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MARCH 2009 Vol. 7 No.6
LOS ANGELES — It could be a case study in the idea of “choosing your battles,” in a business sense. ATK-Audiotek had their share of tours in years past, but at one point they looked at the market, realized that they were not getting the margins they once were, and made the decision to concentrate their considerable expertise on providing audio for large one-shot events. To say it has worked out well is a bit of an understate- ment.
In February, the busy soundco provided live audio support for both Super Bowl XLIII and the 51st Annual Grammy Awards, staged thousands of miles and just one week apart. Oh yeah, and a couple of weeks later, they had a small gig in L.A. Some- thing called the Oscars.
The Grammy Awards took place at the Staples Center in Los Angeles, where ATK-Au- diotek provide live audio production for Coldplay and Jay-Z; Al Green, Keith Ur- ban, Justin Timberlake and Boyz II Men; the Jonas Brothers and Stevie Wonder; Taylor Swift and Miley Cyrus; Paul Mc- Cartney and Foo Fighters’ Dave Grohl; Katy Perry, Carrie Underwood, and oth- ers. (Check out our exclusive interview with Grammy FOH mixer Ron Reaves on page 14).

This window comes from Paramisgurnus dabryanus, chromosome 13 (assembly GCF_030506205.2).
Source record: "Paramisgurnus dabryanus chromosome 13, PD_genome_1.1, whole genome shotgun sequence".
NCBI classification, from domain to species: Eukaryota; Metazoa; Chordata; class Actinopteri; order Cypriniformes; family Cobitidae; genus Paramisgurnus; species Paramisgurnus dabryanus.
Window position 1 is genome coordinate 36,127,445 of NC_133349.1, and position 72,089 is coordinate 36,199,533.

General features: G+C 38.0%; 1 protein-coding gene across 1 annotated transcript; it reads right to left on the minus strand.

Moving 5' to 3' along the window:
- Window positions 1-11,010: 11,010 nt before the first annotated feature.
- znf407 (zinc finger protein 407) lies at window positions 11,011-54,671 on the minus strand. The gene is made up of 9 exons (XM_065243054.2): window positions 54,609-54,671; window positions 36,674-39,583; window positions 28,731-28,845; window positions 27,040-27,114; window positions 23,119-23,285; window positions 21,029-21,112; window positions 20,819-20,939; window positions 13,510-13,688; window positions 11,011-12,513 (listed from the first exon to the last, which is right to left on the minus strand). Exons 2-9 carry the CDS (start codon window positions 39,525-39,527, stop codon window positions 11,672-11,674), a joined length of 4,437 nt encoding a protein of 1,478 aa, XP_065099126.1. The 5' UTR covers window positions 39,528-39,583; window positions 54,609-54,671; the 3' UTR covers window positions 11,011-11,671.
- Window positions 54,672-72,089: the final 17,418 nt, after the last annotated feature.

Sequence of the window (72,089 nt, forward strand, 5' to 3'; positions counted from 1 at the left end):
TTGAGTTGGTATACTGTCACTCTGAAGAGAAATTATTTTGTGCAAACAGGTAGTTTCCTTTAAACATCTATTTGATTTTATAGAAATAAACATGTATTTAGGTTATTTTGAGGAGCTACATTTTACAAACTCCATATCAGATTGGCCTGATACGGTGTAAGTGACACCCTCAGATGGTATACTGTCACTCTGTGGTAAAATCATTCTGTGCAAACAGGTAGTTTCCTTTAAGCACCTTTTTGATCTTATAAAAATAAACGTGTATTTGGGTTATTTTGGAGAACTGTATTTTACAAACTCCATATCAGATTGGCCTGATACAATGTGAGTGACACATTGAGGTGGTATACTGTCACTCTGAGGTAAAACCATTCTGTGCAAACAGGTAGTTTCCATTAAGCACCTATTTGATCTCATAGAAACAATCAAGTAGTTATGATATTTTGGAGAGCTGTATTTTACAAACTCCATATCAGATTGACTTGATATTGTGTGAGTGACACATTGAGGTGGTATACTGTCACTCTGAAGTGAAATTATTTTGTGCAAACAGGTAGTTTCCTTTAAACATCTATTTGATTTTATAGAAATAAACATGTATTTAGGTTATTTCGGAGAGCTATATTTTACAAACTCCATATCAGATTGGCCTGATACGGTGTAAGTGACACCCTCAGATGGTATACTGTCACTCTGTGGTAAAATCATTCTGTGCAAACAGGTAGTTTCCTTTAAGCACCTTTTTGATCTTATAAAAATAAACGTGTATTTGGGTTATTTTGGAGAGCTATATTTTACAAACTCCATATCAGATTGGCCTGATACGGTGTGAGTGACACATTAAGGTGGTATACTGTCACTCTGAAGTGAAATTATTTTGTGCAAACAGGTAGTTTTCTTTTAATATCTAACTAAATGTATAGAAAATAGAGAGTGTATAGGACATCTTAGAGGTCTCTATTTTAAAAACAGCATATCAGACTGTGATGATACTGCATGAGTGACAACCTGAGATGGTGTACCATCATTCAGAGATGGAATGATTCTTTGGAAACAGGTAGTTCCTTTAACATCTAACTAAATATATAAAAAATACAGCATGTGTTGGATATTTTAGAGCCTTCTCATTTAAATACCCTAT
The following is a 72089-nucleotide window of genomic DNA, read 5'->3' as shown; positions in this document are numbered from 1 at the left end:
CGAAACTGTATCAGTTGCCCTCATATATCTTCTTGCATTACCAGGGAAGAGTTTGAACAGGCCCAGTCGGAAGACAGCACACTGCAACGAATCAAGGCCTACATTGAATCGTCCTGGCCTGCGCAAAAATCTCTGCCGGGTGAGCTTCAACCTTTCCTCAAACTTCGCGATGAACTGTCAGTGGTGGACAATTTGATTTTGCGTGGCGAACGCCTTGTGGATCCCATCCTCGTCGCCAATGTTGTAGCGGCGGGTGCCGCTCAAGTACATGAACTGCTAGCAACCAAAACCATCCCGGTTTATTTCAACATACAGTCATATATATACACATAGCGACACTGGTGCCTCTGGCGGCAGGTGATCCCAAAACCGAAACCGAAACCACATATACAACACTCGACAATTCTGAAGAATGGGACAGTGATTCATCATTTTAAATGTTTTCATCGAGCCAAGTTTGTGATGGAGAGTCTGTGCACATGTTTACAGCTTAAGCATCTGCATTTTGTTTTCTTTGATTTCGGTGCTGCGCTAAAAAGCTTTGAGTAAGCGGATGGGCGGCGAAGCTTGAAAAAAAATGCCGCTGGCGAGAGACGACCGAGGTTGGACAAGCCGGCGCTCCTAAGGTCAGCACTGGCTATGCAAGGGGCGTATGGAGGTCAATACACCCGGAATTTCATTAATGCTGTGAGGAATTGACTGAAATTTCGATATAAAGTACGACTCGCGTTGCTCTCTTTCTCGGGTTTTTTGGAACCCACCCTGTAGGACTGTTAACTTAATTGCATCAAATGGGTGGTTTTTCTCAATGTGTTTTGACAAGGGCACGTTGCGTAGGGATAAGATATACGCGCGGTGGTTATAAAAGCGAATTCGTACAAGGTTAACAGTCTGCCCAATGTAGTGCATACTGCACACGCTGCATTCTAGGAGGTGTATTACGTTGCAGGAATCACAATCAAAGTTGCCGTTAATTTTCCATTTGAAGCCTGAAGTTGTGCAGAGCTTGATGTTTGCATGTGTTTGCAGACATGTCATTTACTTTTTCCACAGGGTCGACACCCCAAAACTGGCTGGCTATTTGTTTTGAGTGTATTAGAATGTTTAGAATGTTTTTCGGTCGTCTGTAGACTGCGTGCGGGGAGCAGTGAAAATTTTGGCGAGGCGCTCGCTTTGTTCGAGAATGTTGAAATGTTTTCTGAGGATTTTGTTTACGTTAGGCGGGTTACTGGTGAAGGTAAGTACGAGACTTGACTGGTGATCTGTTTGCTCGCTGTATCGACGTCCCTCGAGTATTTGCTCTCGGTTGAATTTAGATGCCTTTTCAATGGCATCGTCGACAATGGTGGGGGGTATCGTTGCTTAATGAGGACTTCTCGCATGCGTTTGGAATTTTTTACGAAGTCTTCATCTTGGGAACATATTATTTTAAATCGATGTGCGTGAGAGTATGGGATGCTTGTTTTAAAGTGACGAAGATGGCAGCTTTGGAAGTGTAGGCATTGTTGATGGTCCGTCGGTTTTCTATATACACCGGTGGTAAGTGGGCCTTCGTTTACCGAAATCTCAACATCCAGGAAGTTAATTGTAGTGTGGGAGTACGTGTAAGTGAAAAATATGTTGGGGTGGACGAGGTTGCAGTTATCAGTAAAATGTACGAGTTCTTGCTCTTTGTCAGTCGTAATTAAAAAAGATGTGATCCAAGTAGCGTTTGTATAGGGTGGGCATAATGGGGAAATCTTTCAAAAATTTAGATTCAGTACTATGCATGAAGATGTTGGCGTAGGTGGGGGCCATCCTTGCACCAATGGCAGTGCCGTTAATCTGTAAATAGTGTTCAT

One week earlier, in Tampa, Fla., ATK provided audio services for the Super Bowl, and as in years past, the compa- ny deployed its custom-designed cart system, which helped them turn the football championships into a stadium- sized concert venue and back again in minutes. The carts each included five JBL VerTec VT4889 full-size line array elements for Faith
Ron Reaves and other FOH crew members rehearse for the 51st Annual Grammy Awards at Staples Center. The 2009 show marked the seventh time Reaves had mixed sound at the annual event, and this year’s show had the largest roster of live performers yet. For the inside story on what it’s like to prepare for “Music’s Biggest Night,” turn to FOH’s exclusive interview with Reaves on page 14.
FOH At The Grammy Awards
Road Tests Furman’s PL-PRO DMC power units and EV Tour X speakers
The Digital Edge The merits of converting audio signal to digital at the source.
ATK Rules February…Again
LAS VEGAS — Sure, it was small and a pain to load in and out of, and it only sounded OK, but when it came to a small venue for major acts, the Joint at the Hard Rock Hotel & Casino had a status that was no less than iconic. Since opening in the mid 1990s, The Eagles, the Rolling Stones, The Beastie Boys, David Bowie, The Strokes, Robert Plant, Stone Temple Pilots, Tom Pet- ty, Metallica, The Who, Steely Dan and Billy Joel could all be counted among
The Joint is Dead, Long Live the (New) Joint
The audio gear for the Mirage casino’s revamped volcano blends in with exotic foliage on islands in the volcano’s three-acre lagoon. But if the gear is discreet, the sound is anything but.
On a street that pairs only slightly- scaled down versions of the Egyptian Sphinx, the Eiffel Tower, the Empire State Building and the rise and fall of the dancing fountains of the Bellagio, the mandate is for all-out spectacle.
Acoustic Dimensions and Technology West Group collaborated with Bellagio fountain creators WET Design, pairing fiery eruptions with a rhythmic soundtrack composed by the Grateful Dead’s Mickey Hart and percussionist Zakir Hussain.